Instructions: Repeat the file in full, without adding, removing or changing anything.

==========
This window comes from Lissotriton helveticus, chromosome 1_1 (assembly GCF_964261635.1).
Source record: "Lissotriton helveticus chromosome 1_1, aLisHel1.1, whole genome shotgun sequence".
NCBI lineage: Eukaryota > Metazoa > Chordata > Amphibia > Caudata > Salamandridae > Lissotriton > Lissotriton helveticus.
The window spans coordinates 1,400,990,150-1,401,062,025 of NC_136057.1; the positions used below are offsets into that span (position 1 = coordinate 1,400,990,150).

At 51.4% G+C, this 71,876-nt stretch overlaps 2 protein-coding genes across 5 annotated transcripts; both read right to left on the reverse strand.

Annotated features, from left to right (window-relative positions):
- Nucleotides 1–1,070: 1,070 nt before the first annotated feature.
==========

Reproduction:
This window comes from Lissotriton helveticus, chromosome 1_1 (assembly GCF_964261635.1).
Source record: "Lissotriton helveticus chromosome 1_1, aLisHel1.1, whole genome shotgun sequence".
NCBI lineage: Eukaryota > Metazoa > Chordata > Amphibia > Caudata > Salamandridae > Lissotriton > Lissotriton helveticus.
The window spans coordinates 1,400,990,150-1,401,062,025 of NC_136057.1; the positions used below are offsets into that span (position 1 = coordinate 1,400,990,150).

At 51.4% G+C, this 71,876-nt stretch overlaps 2 protein-coding genes across 5 annotated transcripts; both read right to left on the reverse strand.

Annotated features, from left to right (window-relative positions):
- Nucleotides 1–1,070: 1,070 nt before the first annotated feature.